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Blair & Son Funeral Home

15 Gore Street West
Perth, ON K7H 2L7
(613) 267-3765

Perth ON Obituaries and Funeral Related News

Masons display more than 150 years of history - Simcoe Reformer

Wednesday, July 5, 2017

Lodge 113 on Saturday. The open house gave people an opportunity to learn more about the masons, their connection to Waterford and Norfolk.Originally from Perthshire, Scotland, Wilson came to Canada in 1832 and settled in Simcoe. He was the originator of the masons in Ontario. While masonic lodges existed back in the 1800s, they were ruled by the Grand Lodge in England. It was Wilson who thought lodges in Canada should rule themselves.By 1855, Ontario’s masons had their first governing body and Wilson was the first grand master.Wilson took on a lot of roles in the community including lawyer and reeve and also published a newspaper, Anderson said.When Wilson died in 1875, more than 1,000 masons from across the province came to Simcoe for the funeral.“He was an exceptional person from Simcoe who was a mover and shaker and a great Mason,” a note on the chair said.Wilson Lodge 113 celebrated its 150th anniversary in 2009 and has been meeting at its home on Alice Street, Waterford since 1890. The lodge is one of the oldest in Ontario and continues to contribute to the community.“The lodge does a lot in the community but it’s all done quietly,” Anderson said.The open house attracted a few curious visitors including Bev Hicks and Helen Smith. They were there to see if Anderson could shed light on an old black and white men’s fraternity photo.Anderson couldn’t help them – it was a photograph of men who belonged to an Odd Fellows Lodge — but the three still enjoyed a lengthy conversation about local history.Wayne Turvey, of Villa Nova, also visited Lodge 113 during the open house.He was particularly interested in the photographs of the lodge members dating back to the 1800s.“It’s really interesting,” Turvey said. “Th...

Recognizing the three Joneses - Moose Jaw Times-Herald

Wednesday, July 5, 2017

We’re very grateful to them. Without them paving the way, we wouldn’t be where we’re at today.”The home first began on March 9, 1940. W.J. Jones came west from Perth, Ont. in 1905 with his family to Valour, a village west of Assiniboia. As a carpenter, he travelled to Moose Jaw for supplies and soon moved there. Irwin knew a few people working at a funeral home, which sparked an interest. When he approached W.J. with the idea, they decided to try their hands with funeral work.In 1939, the pair acquired the building where the funeral home still stands, built in 1906.Don grew up in the funeral home, as his parents lived in the suite above.“I know every nook and cranny and pipe and electrical switch. So I just observed what was going on,” said Don. “I remember when I was a little boy … I was helping my dad and my granddad have funeral services in this area at that time. My job was to let people in the front door, the big old oak door, and so people knew the Jones’ at that point and they knew me.”While attending Victoria Public School and then Central Collegiate, he helped out in various roles at the business.“It wasn’t long into my high school years that I decided, ‘This is what I’d like to do,’” he said. “So after high school, I began apprenticing under my dad.”He received his funeral director and operator license in 1966. While working, he abides by the philosophy of his grandfather – “Serve or do for others as you would like to see done for you if you were in the same, difficult position,” he said.“Coping with a death is a difficult thing. First of all, family doesn’t want to deal with it and they don’t know how to deal with it. They don’t know what is involved,” said Don, “but once they come in and work with our staff directors, they soon learn there’s more to it than buying a casket and going to a cemetery.”For Don, Friday’s dedication ceremony went beyond the renaming of the rooms and the chapel. It has remained a family affair throughout itsbentire operation.“My dad and my granddad both arranged many, many funerals serving many, many hundreds of families of the Moose Jaw and surrounding districts,” he said, pointing to areas such as Dilke, Chamberlain, Central Butte, Tugaske, Chaplin, Mossbank and Cardross.“It’s been an honour to serve all of the famil...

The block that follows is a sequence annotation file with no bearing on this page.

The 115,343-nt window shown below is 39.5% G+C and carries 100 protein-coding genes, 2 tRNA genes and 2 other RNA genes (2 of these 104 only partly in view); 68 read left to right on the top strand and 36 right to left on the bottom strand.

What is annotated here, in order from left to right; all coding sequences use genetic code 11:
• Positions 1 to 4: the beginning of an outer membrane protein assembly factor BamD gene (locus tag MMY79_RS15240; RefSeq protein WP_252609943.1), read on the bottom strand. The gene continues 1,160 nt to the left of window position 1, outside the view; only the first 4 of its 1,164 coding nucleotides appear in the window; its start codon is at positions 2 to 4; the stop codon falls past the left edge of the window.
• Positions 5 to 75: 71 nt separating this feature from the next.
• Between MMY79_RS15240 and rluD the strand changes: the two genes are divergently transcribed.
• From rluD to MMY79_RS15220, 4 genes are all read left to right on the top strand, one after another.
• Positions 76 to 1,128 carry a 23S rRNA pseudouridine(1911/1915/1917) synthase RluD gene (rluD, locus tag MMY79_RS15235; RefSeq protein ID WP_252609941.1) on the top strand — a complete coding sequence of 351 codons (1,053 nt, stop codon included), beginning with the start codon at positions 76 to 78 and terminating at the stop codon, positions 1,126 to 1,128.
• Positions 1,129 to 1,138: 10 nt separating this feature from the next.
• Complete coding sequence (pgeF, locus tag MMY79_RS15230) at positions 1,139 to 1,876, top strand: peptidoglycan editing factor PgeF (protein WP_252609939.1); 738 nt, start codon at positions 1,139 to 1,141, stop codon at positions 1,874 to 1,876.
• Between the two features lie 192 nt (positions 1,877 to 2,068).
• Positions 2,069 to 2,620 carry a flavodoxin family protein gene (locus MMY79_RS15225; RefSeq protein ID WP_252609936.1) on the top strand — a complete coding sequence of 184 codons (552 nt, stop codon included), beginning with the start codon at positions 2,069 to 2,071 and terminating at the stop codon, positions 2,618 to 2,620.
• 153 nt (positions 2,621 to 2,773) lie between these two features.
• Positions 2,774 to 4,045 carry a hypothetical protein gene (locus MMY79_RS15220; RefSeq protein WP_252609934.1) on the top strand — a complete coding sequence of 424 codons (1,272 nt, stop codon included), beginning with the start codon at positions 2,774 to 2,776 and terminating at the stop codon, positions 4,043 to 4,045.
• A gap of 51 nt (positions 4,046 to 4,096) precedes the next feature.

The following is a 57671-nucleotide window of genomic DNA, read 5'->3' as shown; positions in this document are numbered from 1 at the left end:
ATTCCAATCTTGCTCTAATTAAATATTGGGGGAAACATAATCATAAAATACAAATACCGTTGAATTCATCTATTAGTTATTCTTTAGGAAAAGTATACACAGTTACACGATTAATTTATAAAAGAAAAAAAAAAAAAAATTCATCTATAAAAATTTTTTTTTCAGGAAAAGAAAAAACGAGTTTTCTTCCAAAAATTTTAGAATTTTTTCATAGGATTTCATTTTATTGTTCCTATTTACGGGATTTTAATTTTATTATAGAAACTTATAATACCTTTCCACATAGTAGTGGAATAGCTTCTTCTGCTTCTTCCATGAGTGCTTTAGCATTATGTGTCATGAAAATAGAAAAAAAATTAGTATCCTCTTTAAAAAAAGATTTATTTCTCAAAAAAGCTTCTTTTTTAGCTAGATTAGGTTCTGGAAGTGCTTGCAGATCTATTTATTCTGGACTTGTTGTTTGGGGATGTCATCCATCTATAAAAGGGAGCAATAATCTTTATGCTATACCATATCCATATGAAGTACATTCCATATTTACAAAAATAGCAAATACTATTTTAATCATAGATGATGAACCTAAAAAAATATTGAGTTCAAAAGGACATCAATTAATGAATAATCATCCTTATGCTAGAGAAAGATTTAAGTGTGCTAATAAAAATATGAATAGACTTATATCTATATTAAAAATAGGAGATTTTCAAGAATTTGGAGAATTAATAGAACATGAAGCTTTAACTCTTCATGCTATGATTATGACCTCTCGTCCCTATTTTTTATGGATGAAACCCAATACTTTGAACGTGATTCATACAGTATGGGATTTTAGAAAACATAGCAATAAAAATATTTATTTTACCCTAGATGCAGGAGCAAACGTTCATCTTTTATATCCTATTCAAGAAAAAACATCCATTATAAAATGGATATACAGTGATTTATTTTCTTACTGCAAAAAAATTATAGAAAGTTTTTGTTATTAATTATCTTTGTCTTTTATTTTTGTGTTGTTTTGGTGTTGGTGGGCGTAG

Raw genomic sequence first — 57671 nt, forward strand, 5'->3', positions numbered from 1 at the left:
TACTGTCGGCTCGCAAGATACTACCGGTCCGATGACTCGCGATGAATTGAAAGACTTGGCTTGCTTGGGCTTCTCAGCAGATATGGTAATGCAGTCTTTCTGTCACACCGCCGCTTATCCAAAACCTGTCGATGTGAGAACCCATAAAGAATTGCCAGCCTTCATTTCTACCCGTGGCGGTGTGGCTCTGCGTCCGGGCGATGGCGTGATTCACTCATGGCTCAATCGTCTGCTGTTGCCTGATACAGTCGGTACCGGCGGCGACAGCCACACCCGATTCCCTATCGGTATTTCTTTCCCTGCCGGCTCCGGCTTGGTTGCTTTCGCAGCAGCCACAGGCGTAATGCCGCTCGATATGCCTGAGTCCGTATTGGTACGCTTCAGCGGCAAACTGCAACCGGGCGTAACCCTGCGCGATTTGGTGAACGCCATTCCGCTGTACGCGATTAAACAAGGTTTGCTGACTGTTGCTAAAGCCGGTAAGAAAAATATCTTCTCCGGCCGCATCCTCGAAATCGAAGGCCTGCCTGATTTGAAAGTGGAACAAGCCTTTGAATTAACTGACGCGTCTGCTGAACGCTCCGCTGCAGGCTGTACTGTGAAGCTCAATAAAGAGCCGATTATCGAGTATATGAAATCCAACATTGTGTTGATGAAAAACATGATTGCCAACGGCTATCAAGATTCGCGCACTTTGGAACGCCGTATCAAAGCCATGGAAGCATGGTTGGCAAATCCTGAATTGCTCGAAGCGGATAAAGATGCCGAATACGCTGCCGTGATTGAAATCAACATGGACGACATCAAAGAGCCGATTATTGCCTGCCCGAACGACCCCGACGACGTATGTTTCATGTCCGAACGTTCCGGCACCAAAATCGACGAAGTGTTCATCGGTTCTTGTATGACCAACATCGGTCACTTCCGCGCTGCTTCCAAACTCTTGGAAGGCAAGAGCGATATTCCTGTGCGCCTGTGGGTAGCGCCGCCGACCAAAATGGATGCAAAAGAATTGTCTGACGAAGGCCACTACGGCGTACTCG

Frank Theodore Bodnar, Jr. Obituary -

Wednesday, July 5, 2017

Himalayan Range into China to ward off the Japanese invaders. He was one of the less than 100 men to return to base. Frank spent his R & R in Perth, Australia, which he described as the most beautiful city he ever saw. After the war, he married Helen Rocsiewitz and got hired at Packard Electric Plant 6 in Warren. Unfortunately, after a few years he and four others were fired for protesting poor working conditions. He then worked odd jobs to support his family. Working for East Ohio Lumber Company, Judge Lynn B. Griffith, Austin Village Plaza and Armstrong’s Farm in Champion. He finally was hired by Ajax Magnathermic, where he worked for 20 plus years. He was a great storyteller and put his three children to bed by telling them cowboy stories. For Sunday dinners, Frank raised and butchered chickens in his backyard to make the best tasting roasted chicken one ever ate. He loved the outdoors, hunting and trapping in the winter. One very cold winter he took his children ice skating on Mosquito Creek all the way from Youngstown Road to East Market Street, which is a distance of three plus miles through the woods. Frank was able to speak several languages, Polish, Russian, Austrian to name a few. He loved polka music, bands and singing. Frank is survived by a daughter, Linda Casey of Chicago; two sons, Richard A. of Chicago and Ken F. of Austintown, with whom he previously lived. He also leaves five grandchildren, Colleen, Ken and Charlie Bodnar, Marleen Srok and Raechel Vega; four great-grandchildren, Emily, Melanie Srok, Nathaniel Bodnar and Scarlett Vega and one sister, Pauline Kana of Austintown. Besides his parents, Frank was preceded in death by one brother, John and three sisters, Josephine, Ann and Mary.Friends may call from 10:...

West, Margaret - My Stratford Now

Tuesday, April 4, 2017